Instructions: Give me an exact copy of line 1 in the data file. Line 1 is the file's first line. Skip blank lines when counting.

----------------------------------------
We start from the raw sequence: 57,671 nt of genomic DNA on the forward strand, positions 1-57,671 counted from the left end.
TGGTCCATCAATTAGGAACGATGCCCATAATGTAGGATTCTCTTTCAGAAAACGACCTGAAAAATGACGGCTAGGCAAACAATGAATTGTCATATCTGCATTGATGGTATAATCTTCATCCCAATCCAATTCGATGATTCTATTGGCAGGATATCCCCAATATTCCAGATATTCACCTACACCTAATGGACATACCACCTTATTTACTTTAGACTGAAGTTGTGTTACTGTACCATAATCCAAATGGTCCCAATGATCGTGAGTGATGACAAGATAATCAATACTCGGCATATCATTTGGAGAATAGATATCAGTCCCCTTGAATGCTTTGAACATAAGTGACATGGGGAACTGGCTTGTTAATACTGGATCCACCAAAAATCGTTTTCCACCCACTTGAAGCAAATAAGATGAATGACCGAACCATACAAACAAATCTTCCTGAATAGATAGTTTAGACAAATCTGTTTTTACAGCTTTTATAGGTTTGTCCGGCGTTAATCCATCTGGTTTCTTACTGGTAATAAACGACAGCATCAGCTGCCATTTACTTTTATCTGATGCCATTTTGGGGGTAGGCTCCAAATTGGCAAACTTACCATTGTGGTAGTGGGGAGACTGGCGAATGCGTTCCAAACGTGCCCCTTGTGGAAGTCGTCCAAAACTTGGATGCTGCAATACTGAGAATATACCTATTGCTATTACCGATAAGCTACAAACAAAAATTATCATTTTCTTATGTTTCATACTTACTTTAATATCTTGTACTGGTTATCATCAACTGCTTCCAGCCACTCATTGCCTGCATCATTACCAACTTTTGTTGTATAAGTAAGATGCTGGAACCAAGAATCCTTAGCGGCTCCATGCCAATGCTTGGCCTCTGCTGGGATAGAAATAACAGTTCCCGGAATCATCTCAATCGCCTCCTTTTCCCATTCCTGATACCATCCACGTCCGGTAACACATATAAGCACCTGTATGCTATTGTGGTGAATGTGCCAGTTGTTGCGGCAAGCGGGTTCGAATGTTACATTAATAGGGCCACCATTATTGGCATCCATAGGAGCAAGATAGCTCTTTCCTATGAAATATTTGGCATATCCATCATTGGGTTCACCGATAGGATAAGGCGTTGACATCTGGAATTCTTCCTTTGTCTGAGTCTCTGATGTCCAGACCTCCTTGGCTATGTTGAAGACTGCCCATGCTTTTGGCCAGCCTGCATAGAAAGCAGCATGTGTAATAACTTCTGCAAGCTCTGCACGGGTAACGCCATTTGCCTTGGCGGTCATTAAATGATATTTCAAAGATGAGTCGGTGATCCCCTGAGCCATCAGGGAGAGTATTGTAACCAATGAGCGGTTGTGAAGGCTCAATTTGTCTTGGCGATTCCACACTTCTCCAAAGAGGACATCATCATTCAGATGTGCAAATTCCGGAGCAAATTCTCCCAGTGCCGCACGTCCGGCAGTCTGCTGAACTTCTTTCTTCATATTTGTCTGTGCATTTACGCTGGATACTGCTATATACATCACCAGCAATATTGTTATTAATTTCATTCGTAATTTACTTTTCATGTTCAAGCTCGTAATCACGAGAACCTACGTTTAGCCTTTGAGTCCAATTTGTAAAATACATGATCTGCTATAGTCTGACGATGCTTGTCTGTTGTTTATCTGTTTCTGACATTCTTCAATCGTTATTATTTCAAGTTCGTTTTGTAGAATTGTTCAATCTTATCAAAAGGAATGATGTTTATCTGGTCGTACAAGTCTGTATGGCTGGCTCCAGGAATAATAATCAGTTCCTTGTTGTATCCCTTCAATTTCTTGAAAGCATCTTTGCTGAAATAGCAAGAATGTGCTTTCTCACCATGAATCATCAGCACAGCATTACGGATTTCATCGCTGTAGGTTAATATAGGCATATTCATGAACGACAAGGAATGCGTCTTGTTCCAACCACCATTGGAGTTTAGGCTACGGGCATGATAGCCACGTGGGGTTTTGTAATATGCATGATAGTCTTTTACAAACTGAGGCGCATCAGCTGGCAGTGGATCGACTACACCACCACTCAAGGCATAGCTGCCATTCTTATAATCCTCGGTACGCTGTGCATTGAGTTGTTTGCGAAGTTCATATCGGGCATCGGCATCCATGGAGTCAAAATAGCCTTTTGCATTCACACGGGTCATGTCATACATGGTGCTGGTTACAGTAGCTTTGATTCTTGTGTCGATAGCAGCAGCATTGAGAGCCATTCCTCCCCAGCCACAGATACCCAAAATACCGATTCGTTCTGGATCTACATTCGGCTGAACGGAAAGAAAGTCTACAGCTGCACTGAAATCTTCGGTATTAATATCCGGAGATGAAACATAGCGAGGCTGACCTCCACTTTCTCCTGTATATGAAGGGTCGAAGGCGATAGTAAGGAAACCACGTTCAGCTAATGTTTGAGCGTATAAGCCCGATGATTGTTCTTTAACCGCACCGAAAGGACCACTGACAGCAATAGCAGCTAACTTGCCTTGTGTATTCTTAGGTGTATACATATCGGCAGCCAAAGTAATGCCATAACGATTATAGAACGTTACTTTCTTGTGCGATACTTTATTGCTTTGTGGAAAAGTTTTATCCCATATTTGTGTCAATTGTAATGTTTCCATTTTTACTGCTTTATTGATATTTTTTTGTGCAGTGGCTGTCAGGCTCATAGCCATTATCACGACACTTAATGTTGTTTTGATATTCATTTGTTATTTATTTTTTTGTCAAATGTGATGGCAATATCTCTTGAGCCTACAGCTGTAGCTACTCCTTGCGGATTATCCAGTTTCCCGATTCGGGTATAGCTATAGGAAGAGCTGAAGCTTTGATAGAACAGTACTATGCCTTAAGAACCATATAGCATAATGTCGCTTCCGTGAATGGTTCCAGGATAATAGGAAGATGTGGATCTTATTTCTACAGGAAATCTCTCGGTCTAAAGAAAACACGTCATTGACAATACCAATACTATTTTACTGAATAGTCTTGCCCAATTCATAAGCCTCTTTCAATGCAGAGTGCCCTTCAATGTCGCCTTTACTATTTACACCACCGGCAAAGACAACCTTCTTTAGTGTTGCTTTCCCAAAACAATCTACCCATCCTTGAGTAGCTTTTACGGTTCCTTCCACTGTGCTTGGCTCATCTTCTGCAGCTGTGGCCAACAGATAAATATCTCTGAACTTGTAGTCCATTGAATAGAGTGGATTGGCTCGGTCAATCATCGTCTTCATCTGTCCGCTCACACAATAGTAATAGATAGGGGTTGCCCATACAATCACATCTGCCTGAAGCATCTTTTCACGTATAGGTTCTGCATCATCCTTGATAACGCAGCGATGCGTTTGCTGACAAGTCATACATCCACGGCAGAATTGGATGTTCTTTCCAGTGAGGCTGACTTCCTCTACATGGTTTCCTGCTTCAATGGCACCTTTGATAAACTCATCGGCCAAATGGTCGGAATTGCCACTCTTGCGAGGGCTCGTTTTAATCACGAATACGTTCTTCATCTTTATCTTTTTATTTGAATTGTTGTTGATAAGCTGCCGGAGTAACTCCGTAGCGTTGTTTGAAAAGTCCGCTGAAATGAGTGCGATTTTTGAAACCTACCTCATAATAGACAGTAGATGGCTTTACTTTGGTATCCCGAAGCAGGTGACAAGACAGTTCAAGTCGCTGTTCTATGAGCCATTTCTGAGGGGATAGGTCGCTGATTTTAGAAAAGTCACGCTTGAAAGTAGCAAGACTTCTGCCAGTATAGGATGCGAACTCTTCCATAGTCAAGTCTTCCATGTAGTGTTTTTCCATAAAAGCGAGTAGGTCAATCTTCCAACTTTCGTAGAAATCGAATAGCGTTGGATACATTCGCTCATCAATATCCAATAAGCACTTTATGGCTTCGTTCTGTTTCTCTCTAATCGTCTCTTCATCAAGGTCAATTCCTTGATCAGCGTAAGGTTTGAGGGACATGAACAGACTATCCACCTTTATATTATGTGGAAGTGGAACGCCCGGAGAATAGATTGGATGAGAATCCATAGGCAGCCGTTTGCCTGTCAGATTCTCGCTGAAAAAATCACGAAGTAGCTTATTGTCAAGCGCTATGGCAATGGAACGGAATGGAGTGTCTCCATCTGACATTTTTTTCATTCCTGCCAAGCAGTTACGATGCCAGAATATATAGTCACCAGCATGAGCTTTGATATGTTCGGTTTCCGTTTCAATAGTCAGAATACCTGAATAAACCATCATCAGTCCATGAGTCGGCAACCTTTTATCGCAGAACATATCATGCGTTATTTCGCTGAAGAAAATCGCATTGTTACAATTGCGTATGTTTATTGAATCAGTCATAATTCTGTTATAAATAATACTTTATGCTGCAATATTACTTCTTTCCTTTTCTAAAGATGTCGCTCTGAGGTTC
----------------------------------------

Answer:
We start from the raw sequence: 57,671 nt of genomic DNA on the forward strand, positions 1-57,671 counted from the left end.